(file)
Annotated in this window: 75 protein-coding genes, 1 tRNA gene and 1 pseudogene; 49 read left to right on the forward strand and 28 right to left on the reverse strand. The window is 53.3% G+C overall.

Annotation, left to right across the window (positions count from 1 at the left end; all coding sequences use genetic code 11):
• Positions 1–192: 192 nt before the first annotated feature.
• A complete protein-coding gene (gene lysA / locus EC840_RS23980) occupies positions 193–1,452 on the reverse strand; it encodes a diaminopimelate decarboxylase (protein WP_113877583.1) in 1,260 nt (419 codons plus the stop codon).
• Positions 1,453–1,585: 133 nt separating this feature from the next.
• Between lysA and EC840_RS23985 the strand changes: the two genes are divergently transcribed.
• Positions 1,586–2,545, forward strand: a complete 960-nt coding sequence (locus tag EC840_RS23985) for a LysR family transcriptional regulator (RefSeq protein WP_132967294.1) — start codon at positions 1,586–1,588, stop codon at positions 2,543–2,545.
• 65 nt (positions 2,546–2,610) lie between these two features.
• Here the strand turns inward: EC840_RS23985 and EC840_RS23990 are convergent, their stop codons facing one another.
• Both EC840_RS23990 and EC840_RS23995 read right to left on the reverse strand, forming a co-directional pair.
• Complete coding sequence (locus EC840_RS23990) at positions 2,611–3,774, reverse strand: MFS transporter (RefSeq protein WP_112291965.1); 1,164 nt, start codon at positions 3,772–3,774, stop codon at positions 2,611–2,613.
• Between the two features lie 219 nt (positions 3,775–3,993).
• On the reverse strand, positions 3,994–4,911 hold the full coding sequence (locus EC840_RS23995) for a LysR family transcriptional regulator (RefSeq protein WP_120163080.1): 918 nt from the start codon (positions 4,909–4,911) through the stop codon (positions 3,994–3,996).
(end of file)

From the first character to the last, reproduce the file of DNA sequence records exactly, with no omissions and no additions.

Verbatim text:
Annotated in this window: 75 protein-coding genes, 1 tRNA gene and 1 pseudogene; 49 read left to right on the forward strand and 28 right to left on the reverse strand. The window is 53.3% G+C overall.

Annotation, left to right across the window (positions count from 1 at the left end; all coding sequences use genetic code 11):
• Positions 1–192: 192 nt before the first annotated feature.
• A complete protein-coding gene (gene lysA / locus EC840_RS23980) occupies positions 193–1,452 on the reverse strand; it encodes a diaminopimelate decarboxylase (protein WP_113877583.1) in 1,260 nt (419 codons plus the stop codon).
• Positions 1,453–1,585: 133 nt separating this feature from the next.
• Between lysA and EC840_RS23985 the strand changes: the two genes are divergently transcribed.
• Positions 1,586–2,545, forward strand: a complete 960-nt coding sequence (locus tag EC840_RS23985) for a LysR family transcriptional regulator (RefSeq protein WP_132967294.1) — start codon at positions 1,586–1,588, stop codon at positions 2,543–2,545.
• 65 nt (positions 2,546–2,610) lie between these two features.
• Here the strand turns inward: EC840_RS23985 and EC840_RS23990 are convergent, their stop codons facing one another.
• Both EC840_RS23990 and EC840_RS23995 read right to left on the reverse strand, forming a co-directional pair.
• Complete coding sequence (locus EC840_RS23990) at positions 2,611–3,774, reverse strand: MFS transporter (RefSeq protein WP_112291965.1); 1,164 nt, start codon at positions 3,772–3,774, stop codon at positions 2,611–2,613.
• Between the two features lie 219 nt (positions 3,775–3,993).
• On the reverse strand, positions 3,994–4,911 hold the full coding sequence (locus EC840_RS23995) for a LysR family transcriptional regulator (RefSeq protein WP_120163080.1): 918 nt from the start codon (positions 4,909–4,911) through the stop codon (positions 3,994–3,996).